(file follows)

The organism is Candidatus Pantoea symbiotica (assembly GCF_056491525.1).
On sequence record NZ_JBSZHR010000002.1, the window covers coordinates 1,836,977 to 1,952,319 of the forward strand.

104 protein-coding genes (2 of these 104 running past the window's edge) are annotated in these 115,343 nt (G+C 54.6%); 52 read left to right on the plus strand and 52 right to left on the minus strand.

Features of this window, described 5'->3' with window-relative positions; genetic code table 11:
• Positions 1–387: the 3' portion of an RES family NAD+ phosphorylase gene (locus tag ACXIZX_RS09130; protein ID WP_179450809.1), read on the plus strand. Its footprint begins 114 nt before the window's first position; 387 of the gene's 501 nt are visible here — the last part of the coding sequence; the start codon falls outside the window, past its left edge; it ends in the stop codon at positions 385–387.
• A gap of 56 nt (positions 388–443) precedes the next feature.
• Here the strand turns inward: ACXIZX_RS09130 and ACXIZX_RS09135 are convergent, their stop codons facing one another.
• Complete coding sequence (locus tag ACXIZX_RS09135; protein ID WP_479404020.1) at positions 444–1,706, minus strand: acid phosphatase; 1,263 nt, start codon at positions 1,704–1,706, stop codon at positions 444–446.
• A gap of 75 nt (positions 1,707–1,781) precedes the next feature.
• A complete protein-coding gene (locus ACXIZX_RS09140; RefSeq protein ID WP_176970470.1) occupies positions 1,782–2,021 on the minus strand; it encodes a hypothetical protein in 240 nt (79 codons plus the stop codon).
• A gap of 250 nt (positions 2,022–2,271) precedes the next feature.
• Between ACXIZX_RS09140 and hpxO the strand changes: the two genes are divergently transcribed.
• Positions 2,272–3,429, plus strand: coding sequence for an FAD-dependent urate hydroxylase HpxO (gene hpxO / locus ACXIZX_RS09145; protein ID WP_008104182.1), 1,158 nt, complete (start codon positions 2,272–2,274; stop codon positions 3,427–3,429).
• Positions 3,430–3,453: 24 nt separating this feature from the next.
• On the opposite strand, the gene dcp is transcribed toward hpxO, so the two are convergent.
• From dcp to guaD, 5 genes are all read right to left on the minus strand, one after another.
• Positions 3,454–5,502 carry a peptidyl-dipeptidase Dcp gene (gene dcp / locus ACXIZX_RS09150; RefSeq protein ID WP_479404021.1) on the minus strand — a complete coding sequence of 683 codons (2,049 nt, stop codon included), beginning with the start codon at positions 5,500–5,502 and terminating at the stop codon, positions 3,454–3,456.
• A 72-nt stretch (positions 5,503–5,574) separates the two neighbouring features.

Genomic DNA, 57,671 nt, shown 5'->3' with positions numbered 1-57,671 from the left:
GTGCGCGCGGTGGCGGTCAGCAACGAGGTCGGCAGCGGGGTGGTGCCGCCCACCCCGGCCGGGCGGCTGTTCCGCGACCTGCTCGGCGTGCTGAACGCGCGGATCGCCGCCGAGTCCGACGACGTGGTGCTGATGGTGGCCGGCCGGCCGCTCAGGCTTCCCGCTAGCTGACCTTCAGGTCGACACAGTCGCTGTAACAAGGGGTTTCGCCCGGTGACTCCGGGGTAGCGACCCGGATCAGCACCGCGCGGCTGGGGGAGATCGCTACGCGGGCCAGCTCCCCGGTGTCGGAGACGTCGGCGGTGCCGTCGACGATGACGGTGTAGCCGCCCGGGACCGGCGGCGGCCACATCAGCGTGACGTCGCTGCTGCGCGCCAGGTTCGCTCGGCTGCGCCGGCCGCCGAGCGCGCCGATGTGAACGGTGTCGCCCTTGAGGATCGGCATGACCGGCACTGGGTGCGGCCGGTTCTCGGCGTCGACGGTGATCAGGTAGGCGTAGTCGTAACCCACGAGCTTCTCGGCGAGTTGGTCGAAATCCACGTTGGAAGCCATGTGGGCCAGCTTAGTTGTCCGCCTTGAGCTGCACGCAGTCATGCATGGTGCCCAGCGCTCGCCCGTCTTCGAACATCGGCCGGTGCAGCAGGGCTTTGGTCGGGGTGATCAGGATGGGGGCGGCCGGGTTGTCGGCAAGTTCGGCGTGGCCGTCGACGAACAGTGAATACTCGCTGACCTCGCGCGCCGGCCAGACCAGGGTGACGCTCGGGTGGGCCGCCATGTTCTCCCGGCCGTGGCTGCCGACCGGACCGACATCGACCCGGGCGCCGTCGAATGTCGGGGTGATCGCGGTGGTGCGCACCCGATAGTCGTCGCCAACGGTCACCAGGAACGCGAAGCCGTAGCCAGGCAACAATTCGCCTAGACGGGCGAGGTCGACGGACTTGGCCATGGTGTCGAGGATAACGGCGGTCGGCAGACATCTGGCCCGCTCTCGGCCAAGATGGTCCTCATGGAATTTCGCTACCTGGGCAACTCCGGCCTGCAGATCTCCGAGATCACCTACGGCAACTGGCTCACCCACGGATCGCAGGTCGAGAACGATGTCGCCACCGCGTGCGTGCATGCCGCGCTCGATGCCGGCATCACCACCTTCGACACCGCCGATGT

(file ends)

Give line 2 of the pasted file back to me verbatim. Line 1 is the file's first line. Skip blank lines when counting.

On sequence record NZ_JBSZHR010000002.1, the window covers coordinates 1,836,977 to 1,952,319 of the forward strand.